In case there is no preset sequence of application rules, it will always be possible for the control unit to reconstruct the communication applications occurred in the network portion under control (step S9 in FIG. 5). In this event, each analyzed application sequence will not be compared with the preset sequences, and will be compared with the previously analyzed sequences. Therefore, the tree structure containing statistical information will be reconstructed by means of reciprocal comparison of each body portion of the information frames with the others. Also in this case, a tree will be constructed and it will be possible to know the number of crossings for each branch. Obviously, in this case it will not be possible to monitor the uncrossed branches as there will not be a prior knowledge of the existence of the branches.
It is to be noted that the monitoring of the contents in the fields 19 and 22 of each element was operated in the step S4 in FIG. 5. The monitoring of the connections among the various elements, i.e., the fact that the element E2 is E1's “son” and that the elements E3 and E4 are E2's “sons” was operated either in the step S9 or in the step S10 in FIG. 5.
Therefore, the data flow relating to a particular application between one or more determined processors upstream of a source node and one or more determined processors downstream of a destination node can be reconstructed, i.e., univocally determined in all of its component parts. Therefore, the conversation relating to one or more client/provider applications is reconstructed. The logical reconstruction can take the form of the tree structure of FIG. 8B. Thus, communications relating to different applications (which therefore form different application trees) can be reconstructed, and on the same source processor also more client-applications (relating to different provider-applications) can be present. In the same way, on a destination processor more provider applications can be present.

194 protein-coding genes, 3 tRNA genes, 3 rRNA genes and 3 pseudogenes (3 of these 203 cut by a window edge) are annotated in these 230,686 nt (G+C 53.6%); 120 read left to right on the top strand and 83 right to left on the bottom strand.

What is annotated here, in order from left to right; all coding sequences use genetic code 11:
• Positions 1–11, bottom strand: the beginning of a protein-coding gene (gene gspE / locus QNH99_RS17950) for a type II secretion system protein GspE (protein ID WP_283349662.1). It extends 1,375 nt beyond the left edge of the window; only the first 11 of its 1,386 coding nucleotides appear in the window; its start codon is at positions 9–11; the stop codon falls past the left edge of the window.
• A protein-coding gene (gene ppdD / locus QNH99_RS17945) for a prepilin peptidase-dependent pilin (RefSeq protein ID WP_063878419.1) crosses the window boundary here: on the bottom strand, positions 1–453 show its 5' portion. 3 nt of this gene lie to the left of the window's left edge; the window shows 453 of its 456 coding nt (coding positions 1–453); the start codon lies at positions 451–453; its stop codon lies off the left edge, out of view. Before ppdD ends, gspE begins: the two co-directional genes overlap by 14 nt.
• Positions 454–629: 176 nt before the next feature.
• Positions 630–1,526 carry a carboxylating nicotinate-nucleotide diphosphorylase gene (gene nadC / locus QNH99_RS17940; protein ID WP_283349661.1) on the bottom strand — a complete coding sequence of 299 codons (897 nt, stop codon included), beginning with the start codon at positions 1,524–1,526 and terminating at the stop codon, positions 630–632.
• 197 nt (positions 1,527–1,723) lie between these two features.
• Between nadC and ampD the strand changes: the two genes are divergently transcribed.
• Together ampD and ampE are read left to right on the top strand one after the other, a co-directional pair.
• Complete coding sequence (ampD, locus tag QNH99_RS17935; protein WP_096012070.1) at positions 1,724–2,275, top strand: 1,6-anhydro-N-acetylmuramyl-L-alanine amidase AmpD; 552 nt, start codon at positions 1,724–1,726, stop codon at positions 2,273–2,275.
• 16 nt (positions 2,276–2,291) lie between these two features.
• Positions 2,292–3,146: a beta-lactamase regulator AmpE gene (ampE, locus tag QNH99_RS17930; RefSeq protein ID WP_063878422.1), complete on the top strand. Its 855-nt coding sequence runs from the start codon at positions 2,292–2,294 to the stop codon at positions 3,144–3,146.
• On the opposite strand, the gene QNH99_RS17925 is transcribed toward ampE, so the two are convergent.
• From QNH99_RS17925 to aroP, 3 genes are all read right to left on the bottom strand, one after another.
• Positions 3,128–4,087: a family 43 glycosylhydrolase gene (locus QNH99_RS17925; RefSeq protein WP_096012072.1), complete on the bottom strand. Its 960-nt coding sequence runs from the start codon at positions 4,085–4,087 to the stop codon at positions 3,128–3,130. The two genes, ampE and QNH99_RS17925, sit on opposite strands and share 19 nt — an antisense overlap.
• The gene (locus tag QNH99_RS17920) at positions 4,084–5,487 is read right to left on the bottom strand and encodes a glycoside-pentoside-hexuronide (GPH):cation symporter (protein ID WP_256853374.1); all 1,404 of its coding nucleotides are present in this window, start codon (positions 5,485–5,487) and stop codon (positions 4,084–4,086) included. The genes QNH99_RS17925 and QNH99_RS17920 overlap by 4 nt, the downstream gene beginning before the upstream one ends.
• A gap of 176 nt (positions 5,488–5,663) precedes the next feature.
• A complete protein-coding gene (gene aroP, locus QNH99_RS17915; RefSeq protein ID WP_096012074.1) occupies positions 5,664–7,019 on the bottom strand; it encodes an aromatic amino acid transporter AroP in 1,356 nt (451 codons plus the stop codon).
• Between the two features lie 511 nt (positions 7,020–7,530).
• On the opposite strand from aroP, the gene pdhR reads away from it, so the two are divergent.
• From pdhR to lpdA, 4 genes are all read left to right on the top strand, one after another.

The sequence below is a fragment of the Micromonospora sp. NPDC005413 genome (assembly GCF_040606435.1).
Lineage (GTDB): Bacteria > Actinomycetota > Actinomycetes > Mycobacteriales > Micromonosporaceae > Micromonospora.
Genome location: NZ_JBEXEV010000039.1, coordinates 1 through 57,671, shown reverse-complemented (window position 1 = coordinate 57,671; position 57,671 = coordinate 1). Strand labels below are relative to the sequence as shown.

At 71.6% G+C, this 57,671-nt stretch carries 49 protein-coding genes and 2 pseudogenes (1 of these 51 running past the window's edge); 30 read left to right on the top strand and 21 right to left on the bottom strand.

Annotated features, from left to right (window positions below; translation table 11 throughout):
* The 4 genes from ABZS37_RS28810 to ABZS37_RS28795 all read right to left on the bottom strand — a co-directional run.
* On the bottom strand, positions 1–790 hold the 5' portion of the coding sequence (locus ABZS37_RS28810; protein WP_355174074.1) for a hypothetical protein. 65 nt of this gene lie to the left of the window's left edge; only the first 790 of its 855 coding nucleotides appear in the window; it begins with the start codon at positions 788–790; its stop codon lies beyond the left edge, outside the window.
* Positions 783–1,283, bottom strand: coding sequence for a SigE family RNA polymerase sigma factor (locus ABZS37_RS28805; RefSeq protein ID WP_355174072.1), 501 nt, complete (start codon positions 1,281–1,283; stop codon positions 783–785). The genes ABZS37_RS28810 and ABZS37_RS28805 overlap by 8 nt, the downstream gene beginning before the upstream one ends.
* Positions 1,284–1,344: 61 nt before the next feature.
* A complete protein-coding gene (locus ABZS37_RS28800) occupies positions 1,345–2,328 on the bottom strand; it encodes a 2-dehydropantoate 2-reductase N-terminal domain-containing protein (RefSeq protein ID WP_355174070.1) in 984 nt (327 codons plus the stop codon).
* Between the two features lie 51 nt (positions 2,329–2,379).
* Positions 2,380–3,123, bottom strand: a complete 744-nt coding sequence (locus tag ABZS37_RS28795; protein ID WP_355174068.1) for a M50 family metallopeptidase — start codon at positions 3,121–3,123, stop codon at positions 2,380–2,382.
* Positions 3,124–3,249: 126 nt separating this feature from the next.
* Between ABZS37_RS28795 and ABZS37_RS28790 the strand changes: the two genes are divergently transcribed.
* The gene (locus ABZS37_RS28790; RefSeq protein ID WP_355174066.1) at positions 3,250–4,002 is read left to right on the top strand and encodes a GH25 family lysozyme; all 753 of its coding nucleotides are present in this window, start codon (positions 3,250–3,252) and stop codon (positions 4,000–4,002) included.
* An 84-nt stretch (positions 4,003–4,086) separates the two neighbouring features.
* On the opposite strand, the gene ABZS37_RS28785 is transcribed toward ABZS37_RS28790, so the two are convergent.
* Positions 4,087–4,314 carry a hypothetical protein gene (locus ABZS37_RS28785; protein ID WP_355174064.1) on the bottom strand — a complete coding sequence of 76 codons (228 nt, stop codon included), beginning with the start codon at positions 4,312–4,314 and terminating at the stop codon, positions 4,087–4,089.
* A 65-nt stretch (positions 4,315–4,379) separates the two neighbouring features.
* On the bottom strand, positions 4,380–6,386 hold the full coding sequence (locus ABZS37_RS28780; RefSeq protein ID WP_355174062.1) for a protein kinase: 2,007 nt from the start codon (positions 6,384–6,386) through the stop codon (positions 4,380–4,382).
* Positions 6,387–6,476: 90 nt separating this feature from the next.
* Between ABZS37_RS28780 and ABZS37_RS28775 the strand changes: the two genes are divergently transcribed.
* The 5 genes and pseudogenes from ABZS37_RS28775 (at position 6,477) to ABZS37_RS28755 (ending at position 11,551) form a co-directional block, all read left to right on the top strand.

With reference to
The processor 24, through which the client makes his choice, can in turn be connected or not to a local network with other processors/devices, as previously represented with reference to FIG. 9.
In a further step D15, the apparatus 25 already shown in
In a subsequent step D16 the user/client inserts his payment card in the reading device in POS 26.
In a subsequent decision step D17 the card is recognized or not.